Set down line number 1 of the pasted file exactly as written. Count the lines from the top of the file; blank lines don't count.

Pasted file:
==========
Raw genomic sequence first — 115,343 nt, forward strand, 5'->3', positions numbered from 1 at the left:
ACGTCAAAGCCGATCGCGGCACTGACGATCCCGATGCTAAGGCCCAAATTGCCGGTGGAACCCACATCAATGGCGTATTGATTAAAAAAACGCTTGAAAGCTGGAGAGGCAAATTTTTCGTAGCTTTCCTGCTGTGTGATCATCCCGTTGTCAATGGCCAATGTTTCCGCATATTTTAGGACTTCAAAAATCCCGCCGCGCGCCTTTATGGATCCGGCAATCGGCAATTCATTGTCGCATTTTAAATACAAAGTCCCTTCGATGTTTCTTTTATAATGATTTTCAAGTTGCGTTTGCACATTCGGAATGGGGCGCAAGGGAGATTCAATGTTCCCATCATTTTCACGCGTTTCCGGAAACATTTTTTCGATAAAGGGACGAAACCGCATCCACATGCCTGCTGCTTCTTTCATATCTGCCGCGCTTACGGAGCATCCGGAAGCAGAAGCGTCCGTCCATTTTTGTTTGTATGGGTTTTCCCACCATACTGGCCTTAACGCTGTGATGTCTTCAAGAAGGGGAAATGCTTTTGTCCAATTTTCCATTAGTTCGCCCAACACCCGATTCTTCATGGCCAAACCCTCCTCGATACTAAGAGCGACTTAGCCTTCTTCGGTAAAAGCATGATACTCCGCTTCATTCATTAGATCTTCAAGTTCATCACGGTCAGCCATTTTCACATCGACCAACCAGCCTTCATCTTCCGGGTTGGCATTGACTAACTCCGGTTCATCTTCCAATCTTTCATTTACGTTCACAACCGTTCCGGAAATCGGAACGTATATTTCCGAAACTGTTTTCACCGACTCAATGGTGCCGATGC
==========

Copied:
Raw genomic sequence first — 115,343 nt, forward strand, 5'->3', positions numbered from 1 at the left: